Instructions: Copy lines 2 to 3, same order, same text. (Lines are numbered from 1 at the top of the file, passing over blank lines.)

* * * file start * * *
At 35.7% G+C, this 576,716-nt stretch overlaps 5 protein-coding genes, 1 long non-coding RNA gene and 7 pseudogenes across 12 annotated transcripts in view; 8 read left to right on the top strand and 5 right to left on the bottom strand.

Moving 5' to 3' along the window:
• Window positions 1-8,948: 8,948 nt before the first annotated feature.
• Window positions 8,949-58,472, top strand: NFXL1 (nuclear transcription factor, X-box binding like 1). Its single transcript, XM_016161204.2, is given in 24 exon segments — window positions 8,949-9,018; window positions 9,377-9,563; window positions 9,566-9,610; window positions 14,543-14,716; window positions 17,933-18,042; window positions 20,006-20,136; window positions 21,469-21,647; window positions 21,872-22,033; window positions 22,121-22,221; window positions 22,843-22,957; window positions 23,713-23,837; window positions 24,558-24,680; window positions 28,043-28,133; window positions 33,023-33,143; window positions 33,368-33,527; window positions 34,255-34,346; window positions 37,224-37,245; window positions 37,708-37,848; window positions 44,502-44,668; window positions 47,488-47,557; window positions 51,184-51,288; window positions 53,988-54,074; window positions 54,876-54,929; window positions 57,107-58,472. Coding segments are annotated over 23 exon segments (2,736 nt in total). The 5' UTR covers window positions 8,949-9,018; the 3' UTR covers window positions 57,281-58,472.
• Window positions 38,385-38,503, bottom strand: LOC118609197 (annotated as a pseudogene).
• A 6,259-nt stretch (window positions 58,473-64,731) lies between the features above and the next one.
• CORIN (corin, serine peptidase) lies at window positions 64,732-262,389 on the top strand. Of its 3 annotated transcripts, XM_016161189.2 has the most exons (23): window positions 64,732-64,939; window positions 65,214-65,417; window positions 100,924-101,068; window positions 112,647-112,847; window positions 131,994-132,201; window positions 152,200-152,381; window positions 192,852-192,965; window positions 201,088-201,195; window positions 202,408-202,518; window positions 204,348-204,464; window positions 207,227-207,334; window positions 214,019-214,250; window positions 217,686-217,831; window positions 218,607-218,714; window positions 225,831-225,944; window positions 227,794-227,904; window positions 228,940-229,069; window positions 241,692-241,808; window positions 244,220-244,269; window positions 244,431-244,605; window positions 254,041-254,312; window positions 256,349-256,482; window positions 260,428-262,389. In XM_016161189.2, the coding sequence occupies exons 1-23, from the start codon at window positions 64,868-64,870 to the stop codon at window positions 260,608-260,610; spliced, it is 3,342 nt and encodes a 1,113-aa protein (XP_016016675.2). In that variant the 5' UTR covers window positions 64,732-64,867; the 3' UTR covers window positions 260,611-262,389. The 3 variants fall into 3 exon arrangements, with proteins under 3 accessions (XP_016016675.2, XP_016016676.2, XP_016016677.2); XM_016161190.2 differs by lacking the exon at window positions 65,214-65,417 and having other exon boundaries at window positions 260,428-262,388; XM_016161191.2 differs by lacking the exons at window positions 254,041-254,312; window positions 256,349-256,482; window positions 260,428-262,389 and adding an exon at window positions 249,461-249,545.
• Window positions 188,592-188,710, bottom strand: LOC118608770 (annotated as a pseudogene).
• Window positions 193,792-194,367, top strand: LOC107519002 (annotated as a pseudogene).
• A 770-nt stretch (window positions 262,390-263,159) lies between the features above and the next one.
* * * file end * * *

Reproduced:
Moving 5' to 3' along the window:
• Window positions 1-8,948: 8,948 nt before the first annotated feature.